As higher oil prices lifted the profit of Petronas Nasional Bhd by more than 100% at the end of its second quarter, it does appear that the vagaries of the oil and gas sector have found some stability.
Oil prices have found stability of late after a period of volatility that saw a number of oil and gas companies endure pain none had seen for years prior to the crash in oil prices in 2014.
With profits on the mend, thanks in part to better cost management, Petronas declared a higher dividend of RM16bil to the Government after its second quarter financial results were announced last month.
With more money to dish out, it then appears the time has come for not only the service providers to ask for greater clarity in the jobs they can expect ahead, but also for states where oil is being produced from.
Sarawak, which has long asked for a greater share of oil revenues from production activities in the state, has decided to set up its own oil and gas company called Petroleum Sarawak (Petros).
Indications are that the state is looking for Petros, which was in the works for some time and before Petronas’ profits had bounced, to be an equal partner with Petronas for oil activities in the state, which will dramatically change the dynamics of the oil industry in the state and also the country.
But the move by Petros is not the first by a state in demanding a greater share of oil revenues from Petronas.
Terengganu, which has a big oil and gas industry, used to receive nearly RM6bil a year in royalties from Petronas but that was ended in the year 2000.
Reports are that the state and Petronas are back discussing the return of royalties to the state.
Apart from states asking for a greater share of oil revenue, the Government too has in the past made moves to expand to role of companies engaged in the oil and gas business in the country.
Jawala Corp, Crest Petroleum and Ranhill Bhd once formed a consortium to get involved in the country’s oil and gas space through the drilling in marginal oilfields.
The creation of the consortium came after the tabling of Budget 2004 where an approval was given to a private consortium to drill for oil in marginal fields.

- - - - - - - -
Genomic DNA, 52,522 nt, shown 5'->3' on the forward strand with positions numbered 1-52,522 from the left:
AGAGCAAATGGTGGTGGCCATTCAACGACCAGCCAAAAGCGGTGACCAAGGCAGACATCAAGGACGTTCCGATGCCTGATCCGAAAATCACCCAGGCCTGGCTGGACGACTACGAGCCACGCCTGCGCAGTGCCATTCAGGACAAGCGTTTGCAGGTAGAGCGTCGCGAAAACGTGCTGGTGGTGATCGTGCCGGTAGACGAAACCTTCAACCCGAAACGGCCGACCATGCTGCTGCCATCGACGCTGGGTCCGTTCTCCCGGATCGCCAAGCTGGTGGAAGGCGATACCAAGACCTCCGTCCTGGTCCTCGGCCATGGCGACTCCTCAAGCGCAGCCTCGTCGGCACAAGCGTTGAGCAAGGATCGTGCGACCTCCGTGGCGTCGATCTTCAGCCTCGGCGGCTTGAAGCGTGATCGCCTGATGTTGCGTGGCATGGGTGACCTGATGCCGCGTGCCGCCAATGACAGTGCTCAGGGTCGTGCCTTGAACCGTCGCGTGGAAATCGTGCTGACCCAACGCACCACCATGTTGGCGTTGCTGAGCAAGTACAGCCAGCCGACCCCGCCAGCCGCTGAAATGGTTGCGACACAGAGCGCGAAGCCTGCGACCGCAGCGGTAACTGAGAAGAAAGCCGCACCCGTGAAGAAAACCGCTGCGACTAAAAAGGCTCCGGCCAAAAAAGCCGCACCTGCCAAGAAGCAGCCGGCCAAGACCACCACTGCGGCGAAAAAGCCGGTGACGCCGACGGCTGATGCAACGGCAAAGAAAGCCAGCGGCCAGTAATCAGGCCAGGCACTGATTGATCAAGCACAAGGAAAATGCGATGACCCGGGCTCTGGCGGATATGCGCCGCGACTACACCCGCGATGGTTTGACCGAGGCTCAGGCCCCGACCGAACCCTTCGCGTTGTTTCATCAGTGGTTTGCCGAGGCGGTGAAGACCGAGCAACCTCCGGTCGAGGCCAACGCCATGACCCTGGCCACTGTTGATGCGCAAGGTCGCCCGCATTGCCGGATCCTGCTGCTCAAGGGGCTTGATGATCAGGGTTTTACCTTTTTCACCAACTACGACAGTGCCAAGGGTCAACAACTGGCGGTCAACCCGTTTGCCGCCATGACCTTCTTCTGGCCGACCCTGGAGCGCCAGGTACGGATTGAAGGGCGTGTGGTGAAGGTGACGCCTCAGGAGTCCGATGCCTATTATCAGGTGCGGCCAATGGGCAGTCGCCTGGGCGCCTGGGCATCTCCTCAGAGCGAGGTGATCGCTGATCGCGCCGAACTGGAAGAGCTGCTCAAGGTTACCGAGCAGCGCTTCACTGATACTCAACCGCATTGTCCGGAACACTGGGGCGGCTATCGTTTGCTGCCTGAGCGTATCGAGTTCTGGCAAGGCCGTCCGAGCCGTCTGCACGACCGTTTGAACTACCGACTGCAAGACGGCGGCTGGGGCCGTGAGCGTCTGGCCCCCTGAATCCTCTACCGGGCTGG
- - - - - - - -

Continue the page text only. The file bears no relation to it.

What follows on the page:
The stance taken by Petronas then with regard to the consortium entering the oil and gas space was the same taken by the company when it deals with requests from states for more money.
It was reported that Petronas president and group chief executive officer Datuk Wan Zulkiflee Wan Ariffin recently said that he welcomes any involvement by state government entities in the oil and gas (O&G) business, but it has to be within the Petroleum Development Act (PDA).
“We have a strong relationship with the Sarawak government, as such, we welcome its participation in the O&G industry.
“But we also have regulations in place, of which under the PDA, Petronas is the custodian and manager of the O&G resources in Malaysia,” he told reporters at a briefing on Petronas’ mid-year results recently.
Wan Zulkiflee adds in the report that the partnership with Petros could be similar to other Petronas partnerships, either as service providers or as a partner under the production sharing contract (PSC).
“Discussions are ongoing with the Sarawak state government,” he said when asked about the potential partnership between Petronas and Petros.
Chief Minister Datuk Amar Abang Johari Tun Openg officially announced last month the formation of Petros, with a target for the company to be operational in the first quarter of next year.
“The formation of Petros is an unprecedented step taken by the state government to enable Sarawak to actively participate in the extraction of oil and gas in Sarawak while still pursuing its request for a 20% royalty from Petronas,” he says.
The pressure Sarawak can put on Petronas has been evident in the past. As employees in Sarawak need work permits, even for those from Peninsular Malaysia, the state had in the past wielded that right as it pursued that in the past.
In August last year, Petronas issued a press release citing its concerns over a moratorium imposed by the Sarawak state government on all new applications for work permits for Petronas’ employees from outside Sarawak to work in the state.
“Petronas believes the decision, announced over the weekend, may have been made based on the misperception that Petronas’ recent group-wide business restructuring had unfairly impacted its employees from Sarawak.
“Sarawak remains a key investment state for Petronas, where its workforce requirement will continue to grow. Petronas expects the majority of the workforce required to meet the new manpower demand will constitute Sarawakians, as per existing recruitment practices. A number of positions is expected to be filled by experienced employees, which may include non-Sarawakians,” it said then in a statement.
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